Collapsed Arches Fix

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Did you know your collapsed arches start in your pelvis? Shari Berkowitz explains what’s going on in your feet and a quick fix that will pull your arches up into their full glory. Visit Shari for teacher training, workshops and lessons at The Vertical Workshop. Our thanks to Shari’s student Roccio Cárceles and The Contrology Cohort in New York City where this was filmed.

What Others Are Saying


  1. Molly Niles Renshaw
    Molly Niles Renshaw 9 months ago

    Love how clear and almost simple this is. Thanks, Shari! Awesome as always.

  2. catedavies 11 months ago

    I’m a fan of Katy Bowman’s books but your explanation is so much more precise in terms of correct foot position in parallel. Katy says line up little toe with lateral malleolus but for me with a ridiculously wide foot, I just knew this was incorrect. Mid heel with 2nd toe makes sense as foot width can be ignored.

    Question: what is piriformis actually for & how does it relate to the other external rotators? It can provide both internal & external rotation of femur & yet you don’t mention it as being involved in correct orientation of knee in the above video. It’s often tight & I know it can be a cause of sciatica if the sciatic nerves pass through it. I’ve wondered what percentage of sciatica is actually caused by a tight piriformis but suspect there will be little in the way of data on this.

    Thanks for your time, Shari!

    • Author
      Shari Berkowitz 8 months ago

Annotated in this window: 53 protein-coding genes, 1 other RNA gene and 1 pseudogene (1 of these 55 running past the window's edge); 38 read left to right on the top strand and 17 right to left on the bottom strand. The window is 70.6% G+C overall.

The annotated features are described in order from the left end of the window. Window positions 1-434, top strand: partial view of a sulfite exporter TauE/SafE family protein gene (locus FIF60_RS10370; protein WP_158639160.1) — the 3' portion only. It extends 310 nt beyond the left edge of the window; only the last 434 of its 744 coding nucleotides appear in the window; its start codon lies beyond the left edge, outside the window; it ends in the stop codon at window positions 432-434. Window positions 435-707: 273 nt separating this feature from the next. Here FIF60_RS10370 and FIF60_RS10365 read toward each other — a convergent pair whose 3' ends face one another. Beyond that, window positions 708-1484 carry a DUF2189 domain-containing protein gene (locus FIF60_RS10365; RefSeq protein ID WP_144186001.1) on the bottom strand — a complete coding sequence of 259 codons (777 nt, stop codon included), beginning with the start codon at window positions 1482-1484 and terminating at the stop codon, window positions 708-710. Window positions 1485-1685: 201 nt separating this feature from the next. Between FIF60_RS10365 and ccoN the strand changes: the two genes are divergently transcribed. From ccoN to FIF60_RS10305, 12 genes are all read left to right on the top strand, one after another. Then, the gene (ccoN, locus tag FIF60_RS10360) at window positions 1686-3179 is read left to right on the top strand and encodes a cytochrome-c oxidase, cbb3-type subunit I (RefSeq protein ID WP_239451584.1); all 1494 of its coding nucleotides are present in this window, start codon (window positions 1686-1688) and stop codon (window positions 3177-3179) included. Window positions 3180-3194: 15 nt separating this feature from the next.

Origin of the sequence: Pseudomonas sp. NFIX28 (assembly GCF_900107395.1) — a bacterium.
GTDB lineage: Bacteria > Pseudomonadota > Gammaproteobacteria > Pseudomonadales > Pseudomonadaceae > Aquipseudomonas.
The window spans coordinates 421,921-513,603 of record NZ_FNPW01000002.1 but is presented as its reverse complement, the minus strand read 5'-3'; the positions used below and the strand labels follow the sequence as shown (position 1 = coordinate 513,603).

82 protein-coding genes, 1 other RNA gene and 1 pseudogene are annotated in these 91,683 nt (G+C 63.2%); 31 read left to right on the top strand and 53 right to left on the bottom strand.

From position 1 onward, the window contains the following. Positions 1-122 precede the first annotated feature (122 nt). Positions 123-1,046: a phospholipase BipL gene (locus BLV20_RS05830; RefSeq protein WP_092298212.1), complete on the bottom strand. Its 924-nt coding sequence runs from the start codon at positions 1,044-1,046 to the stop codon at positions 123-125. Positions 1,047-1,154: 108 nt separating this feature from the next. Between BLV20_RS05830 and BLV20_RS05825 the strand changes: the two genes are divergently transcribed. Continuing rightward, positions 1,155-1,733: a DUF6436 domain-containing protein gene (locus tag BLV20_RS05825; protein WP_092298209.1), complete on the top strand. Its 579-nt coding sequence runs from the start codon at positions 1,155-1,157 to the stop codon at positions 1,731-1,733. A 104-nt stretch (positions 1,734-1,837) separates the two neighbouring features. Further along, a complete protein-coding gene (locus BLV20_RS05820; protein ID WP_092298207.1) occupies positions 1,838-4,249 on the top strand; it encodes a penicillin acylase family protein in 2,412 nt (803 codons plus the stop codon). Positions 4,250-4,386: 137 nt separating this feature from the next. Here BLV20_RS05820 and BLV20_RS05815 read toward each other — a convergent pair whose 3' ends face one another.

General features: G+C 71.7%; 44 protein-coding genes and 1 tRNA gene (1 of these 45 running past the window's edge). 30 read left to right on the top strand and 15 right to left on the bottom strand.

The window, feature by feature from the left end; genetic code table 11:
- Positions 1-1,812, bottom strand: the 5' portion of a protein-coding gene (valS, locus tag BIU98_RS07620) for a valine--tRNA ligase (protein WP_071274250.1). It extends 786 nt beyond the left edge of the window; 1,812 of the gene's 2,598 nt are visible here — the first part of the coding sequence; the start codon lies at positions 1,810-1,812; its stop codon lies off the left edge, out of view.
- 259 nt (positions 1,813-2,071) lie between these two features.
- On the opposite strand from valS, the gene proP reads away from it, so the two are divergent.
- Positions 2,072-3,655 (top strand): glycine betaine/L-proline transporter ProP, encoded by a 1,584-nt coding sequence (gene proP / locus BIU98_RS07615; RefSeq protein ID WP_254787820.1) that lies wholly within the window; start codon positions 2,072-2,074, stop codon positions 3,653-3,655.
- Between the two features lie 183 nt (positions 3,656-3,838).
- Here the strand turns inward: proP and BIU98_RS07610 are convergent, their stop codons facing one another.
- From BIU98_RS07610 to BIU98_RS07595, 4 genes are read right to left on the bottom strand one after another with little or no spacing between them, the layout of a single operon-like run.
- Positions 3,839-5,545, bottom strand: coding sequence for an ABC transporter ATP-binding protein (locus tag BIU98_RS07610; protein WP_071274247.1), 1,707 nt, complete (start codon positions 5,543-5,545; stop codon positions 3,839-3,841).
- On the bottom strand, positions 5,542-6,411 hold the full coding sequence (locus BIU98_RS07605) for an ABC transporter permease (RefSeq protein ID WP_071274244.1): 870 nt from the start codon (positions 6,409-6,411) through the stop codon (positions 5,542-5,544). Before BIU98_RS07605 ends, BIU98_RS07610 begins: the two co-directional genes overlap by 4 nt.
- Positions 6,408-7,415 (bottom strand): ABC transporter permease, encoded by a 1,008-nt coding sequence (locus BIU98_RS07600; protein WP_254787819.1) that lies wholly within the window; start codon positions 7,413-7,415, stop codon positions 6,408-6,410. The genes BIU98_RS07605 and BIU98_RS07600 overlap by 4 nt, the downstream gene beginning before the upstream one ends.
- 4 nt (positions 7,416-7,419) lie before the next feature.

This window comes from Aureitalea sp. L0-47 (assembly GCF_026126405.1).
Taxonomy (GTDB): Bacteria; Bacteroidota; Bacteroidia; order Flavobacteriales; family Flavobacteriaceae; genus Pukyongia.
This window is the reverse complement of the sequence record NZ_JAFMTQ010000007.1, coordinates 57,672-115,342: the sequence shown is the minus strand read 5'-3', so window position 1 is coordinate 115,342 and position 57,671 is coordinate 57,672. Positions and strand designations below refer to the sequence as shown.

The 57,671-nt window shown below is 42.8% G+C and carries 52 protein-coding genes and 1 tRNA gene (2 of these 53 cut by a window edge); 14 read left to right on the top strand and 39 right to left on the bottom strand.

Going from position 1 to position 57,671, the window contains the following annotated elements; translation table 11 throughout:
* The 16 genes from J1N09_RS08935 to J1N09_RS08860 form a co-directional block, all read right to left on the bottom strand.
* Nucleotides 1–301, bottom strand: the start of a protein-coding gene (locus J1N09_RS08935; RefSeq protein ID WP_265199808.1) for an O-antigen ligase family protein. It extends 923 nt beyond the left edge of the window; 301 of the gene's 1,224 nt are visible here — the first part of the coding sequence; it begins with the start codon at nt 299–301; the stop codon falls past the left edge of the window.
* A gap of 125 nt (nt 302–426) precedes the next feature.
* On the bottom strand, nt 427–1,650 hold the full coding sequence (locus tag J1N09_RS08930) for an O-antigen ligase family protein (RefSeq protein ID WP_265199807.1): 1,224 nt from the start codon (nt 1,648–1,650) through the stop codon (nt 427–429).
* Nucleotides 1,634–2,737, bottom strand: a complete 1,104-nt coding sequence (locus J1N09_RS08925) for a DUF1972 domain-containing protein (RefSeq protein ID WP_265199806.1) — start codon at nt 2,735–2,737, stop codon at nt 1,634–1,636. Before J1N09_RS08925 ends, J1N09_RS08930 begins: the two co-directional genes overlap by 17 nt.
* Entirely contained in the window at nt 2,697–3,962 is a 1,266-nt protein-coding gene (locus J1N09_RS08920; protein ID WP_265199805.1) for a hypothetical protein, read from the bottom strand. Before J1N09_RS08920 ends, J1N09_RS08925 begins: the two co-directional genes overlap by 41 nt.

Hello, Cate,
      My apologies for replying 4 months late. I have corrected how I receive notices from Pilatesology…and now I do receive them!
      Thank you for your patience!
      And thank you for checking this out. Indeed, with respect, I do not agree with Katy Bowman on her alignment. I am glad this will be useful to you!

      Your query is about the Piriformis:
      What is it?
      Well, over several of our most dynamic joints we have one muscle that crosses over two joints and then a set of smaller muscles that cross over one joint. Those smaller grouping of muscles is supposed to do the heavy work while that larger two-joint muscle does additional work. Often times, when the smaller group is weak and not getting the tensional support they need, the larger two-joint muscle has to overwork. We need to get that smaller one-joint group to step up to the plate, as it were. We see that here with two-joint piriformis, two-joint rectus femoris and two-point tensor fascia latae + iliotibial band. Their one-joint muscle groupings aren’t getting the soft tissue support that they need to work well and then the two-joint muscle has to work twice as hard.

      So, what does the piriformis do? Evidence supports that it helps in stabilization of the femur to the pelvis as well as movement of the femur: external/lateral rotation and hip extension.